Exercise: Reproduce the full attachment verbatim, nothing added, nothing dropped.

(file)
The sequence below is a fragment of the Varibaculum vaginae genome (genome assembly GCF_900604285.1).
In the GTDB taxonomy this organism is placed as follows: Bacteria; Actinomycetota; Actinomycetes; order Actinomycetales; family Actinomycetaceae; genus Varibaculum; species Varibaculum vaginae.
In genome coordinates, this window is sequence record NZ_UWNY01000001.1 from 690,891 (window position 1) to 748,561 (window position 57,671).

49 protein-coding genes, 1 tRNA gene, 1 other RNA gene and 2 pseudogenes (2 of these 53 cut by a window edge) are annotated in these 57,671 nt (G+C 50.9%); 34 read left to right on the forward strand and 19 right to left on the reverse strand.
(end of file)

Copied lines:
The sequence below is a fragment of the Varibaculum vaginae genome (genome assembly GCF_900604285.1).
In the GTDB taxonomy this organism is placed as follows: Bacteria; Actinomycetota; Actinomycetes; order Actinomycetales; family Actinomycetaceae; genus Varibaculum; species Varibaculum vaginae.
In genome coordinates, this window is sequence record NZ_UWNY01000001.1 from 690,891 (window position 1) to 748,561 (window position 57,671).

49 protein-coding genes, 1 tRNA gene, 1 other RNA gene and 2 pseudogenes (2 of these 53 cut by a window edge) are annotated in these 57,671 nt (G+C 50.9%); 34 read left to right on the forward strand and 19 right to left on the reverse strand.